With a rich archaeological landscape, two centuries of an archaeological community in the city and unique museum resources, Newcastle is the ideal choice for studying archaeology. Our range of taught and research postgraduate programmes reflects our expertise in later prehistory, Greek, Roman, Byzantine, medieval and historical archaeology.
In the 2008 Research Assessment Exercise, 70–80 per cent of our research was classed as ‘internationally excellent’ or ‘internationally recognised’ with 10 –15 per cent classed as ‘world leading’. Research strengths cover three themes: landscape archaeology; material culture of historic periods; bodies and identity. We have an interdisciplinary and international approach and enjoy research collaborations with 47 universities, museums and heritage bodies in countries ranging from Turkey and South Africa to Romania and Italy. We also have 29 UK collaborations with organisations such as English Heritage and National Parks as well as universities and museums.
The University is a partner in the £26 million Great North Museum, which has brought together internationally important collections of prehistoric, Greek, Etruscan, Roman and Romano-British and medieval artefacts. The Museum represents a world-class teaching and research facility located five minutes’ walk from the School of History, Classics and Archaeology. With our new Centre for Interdisciplinary Artefact Studies we are able to introduce you to a hands-on approach to archaeological training with expert teaching in numismatics, ceramics and metallography representing particular strengths.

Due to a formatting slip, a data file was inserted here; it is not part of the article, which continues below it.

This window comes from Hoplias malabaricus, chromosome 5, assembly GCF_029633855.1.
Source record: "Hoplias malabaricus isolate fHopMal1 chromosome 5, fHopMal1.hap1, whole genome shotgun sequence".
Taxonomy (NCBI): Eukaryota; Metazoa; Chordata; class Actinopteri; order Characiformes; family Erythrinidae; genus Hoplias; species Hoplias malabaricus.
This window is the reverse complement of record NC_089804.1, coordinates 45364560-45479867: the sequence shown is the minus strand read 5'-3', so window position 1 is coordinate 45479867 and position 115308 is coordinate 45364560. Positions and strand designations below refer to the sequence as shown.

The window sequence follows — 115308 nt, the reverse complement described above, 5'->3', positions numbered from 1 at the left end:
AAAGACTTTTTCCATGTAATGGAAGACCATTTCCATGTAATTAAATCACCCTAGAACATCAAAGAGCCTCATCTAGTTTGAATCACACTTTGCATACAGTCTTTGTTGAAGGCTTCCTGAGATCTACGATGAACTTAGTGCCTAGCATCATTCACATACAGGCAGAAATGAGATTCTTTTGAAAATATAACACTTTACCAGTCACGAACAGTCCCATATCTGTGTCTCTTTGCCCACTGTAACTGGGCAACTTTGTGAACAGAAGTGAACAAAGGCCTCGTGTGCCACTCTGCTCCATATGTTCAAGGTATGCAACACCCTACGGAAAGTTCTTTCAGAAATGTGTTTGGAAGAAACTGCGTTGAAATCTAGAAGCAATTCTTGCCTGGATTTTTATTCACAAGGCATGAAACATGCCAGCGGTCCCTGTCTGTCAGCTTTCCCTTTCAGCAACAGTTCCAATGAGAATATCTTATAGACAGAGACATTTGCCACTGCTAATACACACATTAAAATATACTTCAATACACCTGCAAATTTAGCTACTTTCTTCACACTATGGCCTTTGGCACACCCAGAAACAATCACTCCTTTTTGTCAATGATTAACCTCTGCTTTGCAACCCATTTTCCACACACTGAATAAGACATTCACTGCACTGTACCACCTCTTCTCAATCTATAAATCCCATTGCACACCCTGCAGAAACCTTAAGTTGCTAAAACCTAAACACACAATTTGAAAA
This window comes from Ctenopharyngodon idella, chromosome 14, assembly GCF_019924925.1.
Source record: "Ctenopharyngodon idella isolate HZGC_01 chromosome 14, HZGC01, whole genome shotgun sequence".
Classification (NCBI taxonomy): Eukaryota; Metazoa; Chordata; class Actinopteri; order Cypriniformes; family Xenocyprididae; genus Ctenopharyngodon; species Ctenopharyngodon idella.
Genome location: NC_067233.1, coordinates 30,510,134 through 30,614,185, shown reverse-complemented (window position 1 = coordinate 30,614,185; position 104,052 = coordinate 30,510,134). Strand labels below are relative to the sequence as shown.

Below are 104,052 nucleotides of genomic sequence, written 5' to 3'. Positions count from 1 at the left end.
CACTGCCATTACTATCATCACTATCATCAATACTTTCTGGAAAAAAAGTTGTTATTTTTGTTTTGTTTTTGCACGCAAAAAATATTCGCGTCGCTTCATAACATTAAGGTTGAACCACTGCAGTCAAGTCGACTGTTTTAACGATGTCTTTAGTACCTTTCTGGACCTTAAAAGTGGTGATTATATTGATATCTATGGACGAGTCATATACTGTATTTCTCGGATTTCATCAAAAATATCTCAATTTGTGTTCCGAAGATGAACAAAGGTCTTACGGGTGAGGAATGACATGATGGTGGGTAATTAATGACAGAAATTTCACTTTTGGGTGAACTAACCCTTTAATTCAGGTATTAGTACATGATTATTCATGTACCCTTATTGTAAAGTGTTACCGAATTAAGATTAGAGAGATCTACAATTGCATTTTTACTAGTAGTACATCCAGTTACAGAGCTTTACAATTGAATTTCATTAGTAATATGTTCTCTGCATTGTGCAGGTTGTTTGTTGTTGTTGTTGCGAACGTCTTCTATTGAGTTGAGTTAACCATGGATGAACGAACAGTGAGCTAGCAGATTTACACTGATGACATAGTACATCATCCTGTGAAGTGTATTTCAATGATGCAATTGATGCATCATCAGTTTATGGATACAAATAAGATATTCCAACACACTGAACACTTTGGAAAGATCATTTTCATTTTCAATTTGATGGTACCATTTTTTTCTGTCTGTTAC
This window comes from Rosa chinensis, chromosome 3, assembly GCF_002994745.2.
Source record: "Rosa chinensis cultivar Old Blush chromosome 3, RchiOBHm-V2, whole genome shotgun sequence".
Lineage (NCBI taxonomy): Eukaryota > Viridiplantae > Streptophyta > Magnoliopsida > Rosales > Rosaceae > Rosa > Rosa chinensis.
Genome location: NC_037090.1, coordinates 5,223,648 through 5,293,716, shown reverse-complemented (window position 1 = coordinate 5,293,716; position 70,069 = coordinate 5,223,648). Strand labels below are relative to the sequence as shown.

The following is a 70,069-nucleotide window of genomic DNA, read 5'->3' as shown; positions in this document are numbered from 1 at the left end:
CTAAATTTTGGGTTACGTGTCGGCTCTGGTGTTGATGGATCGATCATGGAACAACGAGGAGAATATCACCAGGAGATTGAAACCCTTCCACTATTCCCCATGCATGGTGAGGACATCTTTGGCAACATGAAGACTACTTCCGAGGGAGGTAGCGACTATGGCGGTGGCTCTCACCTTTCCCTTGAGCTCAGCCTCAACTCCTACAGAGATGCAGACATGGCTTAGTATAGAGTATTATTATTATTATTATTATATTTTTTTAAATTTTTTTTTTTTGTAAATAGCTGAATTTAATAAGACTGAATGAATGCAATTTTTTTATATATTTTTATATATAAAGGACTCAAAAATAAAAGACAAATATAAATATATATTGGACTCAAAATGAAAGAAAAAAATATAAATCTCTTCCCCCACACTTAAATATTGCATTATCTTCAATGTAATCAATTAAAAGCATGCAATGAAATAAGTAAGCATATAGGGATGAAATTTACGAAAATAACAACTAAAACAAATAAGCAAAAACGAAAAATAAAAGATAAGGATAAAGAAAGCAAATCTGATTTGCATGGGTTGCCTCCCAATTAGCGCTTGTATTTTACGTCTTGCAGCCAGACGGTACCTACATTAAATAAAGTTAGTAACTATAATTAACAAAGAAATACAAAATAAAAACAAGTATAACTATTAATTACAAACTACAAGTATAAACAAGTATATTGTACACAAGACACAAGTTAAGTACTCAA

With the Hadrian’s Wall World Heritage Site on our doorstep, we make full use of the rich archaeological landscape with regular study trips and fieldwork projects.
Students also have access to specialist facilities including the Gertrude Bell Archive, the Wolfson Archaeology Laboratory and the Shefton collections of Greek archaeology.
Theories and techniques from anthropology, geography, materials science and GIS are valuable parts of an archaeologist’s toolkit and are integrated into our teaching. We also offer modules in Classics, which include options in Latin and Greek at various levels (beginner to advanced), as well as modules in modern languages and heritage. All our postgraduates have access to the postgraduate common room, computer clusters and can borrow laptops for research trips. Research students also have dedicated desk and computing facilities and may be able to draw on financial support for research trips. Our lively research culture includes a full seminar programme and an annual conference.